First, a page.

3 Bariatric Surgery Misconceptions


bariatric surgery misconceptions

There are many misconceptions about bariatric surgery due to a lack of information and understanding. With the help of our Bariatric & Metabolic Institute at Arkansas Heart Hospital team, we have addressed three common weight loss surgery misconceptions and explained why there are incorrect.

With diet and exercise, surgery is unnecessary

For some suffering with obesity and chronic health conditions, a healthy diet and exercise may not be enough to help them achieve long-lasting weight loss and reverse life-threatening conditions. This does not mean they are lazy or lack willpower. It means their body will not allow them to overcome the genetic, biological, metabolic, behavioral, social, economic and cultural factors stacked against them.

“Many in society, including even some in the healthcare profession, have the misconception that when someone struggles with their weight it’s because they eat poorly and are inactive,” said Courtney Sutterfield, bariatric dietitian. “Some of this is from reality shows that showcase obesity as food addiction. Some patients have a much slower metabolism and are very efficient at storing carbs as fat. It is also a genetic disease.”

At the Bariatric & Metabolic Institute, gastric bypass surgery and gastric sleeve surgery are a options for those who have tried and failed to lose weight through traditional ways. However, these may not be beneficial for everyone. That is why our patients must meet certain medical guidelines and undergo a screening process to qualify for surgery.

Surgery is extremely dangerous

While bariatric surgery – just like all surgeries – has risks, it is not as dangerous as some may think. Laparoscopic, minimally invasive techniques have reduced bariatric surgery risks significantly.

“The procedure has progressed to the point that bariatric surgery is incredibly safe,” Dr. Samuel Bledsoe, bariatric and general surgeon, said. “The mortality rate for bariatric surgery ranges from .05 to .5 percent. That makes bariatric surgery as safe as gall bladder surgery.”

According to Dr. Bledsoe, living with weight-related diseases such as type 2 diabetes, high blood pressure, sleep apnea, high cholesterol and hypertension, is more dangerous and deadly than bariatric surgery.

“Staying where you are is also risky,” Bledsoe said. “In fact, it’s riskier to be morbidly obese with diabetes and high blood pressure than it is to have bariatric surgery.”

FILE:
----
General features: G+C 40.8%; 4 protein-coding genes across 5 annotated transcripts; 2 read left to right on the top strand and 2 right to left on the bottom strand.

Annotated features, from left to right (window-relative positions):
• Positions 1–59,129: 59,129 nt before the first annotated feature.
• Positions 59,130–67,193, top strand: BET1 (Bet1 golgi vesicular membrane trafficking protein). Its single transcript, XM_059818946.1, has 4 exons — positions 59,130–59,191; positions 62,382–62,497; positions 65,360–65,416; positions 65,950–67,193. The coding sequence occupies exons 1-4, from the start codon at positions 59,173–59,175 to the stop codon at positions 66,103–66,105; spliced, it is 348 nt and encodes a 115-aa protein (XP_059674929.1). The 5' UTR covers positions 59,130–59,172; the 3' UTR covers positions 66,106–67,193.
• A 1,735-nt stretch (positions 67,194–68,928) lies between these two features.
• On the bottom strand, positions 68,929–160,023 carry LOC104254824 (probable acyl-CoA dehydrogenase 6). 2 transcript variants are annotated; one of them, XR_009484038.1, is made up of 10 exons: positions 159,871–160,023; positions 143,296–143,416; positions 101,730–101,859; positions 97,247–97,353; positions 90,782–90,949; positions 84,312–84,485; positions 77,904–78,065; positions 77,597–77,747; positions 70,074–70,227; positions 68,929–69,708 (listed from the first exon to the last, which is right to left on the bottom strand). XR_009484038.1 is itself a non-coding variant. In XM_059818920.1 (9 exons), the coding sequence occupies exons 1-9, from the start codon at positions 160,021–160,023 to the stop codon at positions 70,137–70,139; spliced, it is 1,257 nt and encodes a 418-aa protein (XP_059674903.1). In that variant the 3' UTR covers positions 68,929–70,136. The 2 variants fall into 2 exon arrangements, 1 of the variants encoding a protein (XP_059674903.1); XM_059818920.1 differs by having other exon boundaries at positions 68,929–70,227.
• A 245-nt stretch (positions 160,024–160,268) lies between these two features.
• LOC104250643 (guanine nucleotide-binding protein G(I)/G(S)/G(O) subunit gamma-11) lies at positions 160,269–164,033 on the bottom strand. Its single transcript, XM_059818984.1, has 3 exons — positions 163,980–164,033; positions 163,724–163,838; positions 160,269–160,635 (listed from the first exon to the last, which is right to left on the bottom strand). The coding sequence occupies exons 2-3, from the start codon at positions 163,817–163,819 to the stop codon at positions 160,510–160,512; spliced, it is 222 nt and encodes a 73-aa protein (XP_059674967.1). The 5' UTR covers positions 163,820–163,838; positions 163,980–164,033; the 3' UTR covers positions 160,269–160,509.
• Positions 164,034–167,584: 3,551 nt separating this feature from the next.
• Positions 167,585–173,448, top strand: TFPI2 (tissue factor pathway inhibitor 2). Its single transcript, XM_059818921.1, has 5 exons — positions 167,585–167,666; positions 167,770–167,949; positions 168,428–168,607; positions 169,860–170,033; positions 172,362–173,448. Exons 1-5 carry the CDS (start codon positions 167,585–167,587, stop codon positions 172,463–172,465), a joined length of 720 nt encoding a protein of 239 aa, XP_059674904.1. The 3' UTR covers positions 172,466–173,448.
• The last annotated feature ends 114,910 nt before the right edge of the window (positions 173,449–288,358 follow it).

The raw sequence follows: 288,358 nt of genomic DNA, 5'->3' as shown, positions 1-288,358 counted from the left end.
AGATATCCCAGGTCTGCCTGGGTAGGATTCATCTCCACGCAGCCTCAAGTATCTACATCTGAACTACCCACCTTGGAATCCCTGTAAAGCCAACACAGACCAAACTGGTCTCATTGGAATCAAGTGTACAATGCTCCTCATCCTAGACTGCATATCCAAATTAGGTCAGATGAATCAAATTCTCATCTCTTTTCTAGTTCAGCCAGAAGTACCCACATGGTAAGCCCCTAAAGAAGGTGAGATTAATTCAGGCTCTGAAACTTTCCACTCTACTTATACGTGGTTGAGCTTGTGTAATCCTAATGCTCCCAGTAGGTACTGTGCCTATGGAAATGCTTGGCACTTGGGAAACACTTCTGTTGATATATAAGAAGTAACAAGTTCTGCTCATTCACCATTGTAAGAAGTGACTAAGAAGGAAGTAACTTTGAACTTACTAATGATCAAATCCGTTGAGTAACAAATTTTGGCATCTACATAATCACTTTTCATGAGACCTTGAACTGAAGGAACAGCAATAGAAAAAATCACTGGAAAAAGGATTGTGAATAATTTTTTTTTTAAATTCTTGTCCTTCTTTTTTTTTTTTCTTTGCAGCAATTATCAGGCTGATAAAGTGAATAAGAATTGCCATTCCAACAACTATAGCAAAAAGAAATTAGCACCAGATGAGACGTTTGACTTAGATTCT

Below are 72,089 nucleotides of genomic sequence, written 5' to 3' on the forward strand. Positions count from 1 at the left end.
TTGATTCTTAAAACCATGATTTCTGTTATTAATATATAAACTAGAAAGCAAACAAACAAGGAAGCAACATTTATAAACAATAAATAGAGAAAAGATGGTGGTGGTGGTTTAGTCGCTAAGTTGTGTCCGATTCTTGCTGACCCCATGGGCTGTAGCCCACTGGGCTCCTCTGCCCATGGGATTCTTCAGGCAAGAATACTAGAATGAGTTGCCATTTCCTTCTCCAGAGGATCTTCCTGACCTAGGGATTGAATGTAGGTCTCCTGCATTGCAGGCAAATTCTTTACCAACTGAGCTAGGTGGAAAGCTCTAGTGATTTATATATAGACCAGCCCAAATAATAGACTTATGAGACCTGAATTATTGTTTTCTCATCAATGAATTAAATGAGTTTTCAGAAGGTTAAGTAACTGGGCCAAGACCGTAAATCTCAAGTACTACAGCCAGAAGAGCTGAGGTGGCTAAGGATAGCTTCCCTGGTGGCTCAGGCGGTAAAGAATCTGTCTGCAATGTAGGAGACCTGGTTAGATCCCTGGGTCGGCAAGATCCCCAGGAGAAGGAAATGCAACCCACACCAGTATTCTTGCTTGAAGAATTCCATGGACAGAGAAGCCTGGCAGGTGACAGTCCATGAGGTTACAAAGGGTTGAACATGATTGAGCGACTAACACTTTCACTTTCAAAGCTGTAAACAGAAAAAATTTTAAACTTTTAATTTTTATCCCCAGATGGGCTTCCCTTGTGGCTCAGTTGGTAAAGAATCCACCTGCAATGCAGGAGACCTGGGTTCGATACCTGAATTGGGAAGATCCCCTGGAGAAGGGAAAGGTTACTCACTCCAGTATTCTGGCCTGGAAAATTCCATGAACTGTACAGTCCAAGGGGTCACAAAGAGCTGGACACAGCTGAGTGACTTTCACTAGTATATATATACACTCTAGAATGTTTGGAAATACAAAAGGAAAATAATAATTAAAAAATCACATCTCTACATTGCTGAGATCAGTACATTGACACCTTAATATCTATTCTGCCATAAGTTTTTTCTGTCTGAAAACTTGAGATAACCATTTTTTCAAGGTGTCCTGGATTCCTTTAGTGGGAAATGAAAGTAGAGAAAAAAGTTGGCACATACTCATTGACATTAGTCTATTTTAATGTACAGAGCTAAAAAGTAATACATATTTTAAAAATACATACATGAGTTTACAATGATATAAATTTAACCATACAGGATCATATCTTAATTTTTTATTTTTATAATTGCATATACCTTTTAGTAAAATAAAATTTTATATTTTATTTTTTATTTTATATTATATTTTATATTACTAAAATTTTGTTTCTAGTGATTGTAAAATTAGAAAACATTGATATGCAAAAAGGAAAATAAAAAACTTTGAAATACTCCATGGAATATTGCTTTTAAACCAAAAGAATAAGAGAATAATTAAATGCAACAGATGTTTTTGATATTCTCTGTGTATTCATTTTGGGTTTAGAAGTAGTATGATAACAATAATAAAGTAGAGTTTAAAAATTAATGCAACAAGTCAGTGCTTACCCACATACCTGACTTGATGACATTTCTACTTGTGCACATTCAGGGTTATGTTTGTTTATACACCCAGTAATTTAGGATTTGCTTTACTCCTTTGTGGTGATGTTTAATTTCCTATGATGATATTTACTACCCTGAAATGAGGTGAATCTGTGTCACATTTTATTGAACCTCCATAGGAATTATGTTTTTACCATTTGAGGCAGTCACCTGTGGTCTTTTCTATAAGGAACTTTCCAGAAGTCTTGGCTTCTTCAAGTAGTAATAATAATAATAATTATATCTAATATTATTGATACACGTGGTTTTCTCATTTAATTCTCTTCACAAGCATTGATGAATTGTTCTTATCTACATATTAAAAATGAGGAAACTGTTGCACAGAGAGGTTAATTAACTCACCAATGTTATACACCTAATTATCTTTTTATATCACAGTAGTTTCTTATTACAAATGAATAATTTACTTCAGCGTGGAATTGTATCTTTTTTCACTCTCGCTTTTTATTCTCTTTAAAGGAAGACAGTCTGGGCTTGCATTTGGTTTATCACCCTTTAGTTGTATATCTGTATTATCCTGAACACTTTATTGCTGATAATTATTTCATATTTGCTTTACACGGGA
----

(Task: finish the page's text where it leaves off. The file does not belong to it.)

In fact, surgery can reverse these comorbidities and even cure type 2 diabetes.

“If you’re taking insulin or other medications to treat diabetes when you come into the hospital for surgery, more than likely you will be off those medications when you leave,” Dr. J.D. Fuller, bariatric surgeon, said. “We see other benefits as well; cholesterol gets better, high blood pressure gets better, sleep apnea tends to get better, mobility gets better, energy levels improve, and patients are able to exercise and get back to work and feel like they’re living life again.”

Surgery is the easy way out

Bariatric surgery, or weight loss surgery, is not a quick fix – it’s just one piece of the weight loss journey. Undergoing a major procedure that changes the way your body handles food is certainly not the easy way out.

“I think one of the most common stigmas associated with bariatric surgery is that it is an easy fix. That is false,” said Stephanie Thrash, BMI clinic coordinator. “Bariatric surgery takes commitment and is a total lifestyle change. It takes hard work and dedication.”

To experience lasting weight loss success, bariatric surgery patients must maintain a healthy diet and exercise for the rest of their lives. It’s also necessary for some patients to maintain relationships with a dietitian, therapist, exercise physiologist and surgeon.

The Bariatric & Metabolic Institute makes the weight loss journey easier with access to an army of medical professionals for the rest of a patient’s life.

“We offer a more personalized education approach because we want to make sure each one of our patients succeed long term,” said Shanna Porterfield, dietitian. “We do not just herd people through the program, we make sure patients are ready to tackle the lifestyle change.”

Bariatric surgery is a major decision, and our surgeons are ready to discuss the safest and most effective option for you. Visit bmi.arheart.com to learn if you qualify for bariatric surgery and if it’s covered by your insurance. Also, watch our on-demand, no-commitment informational online seminar.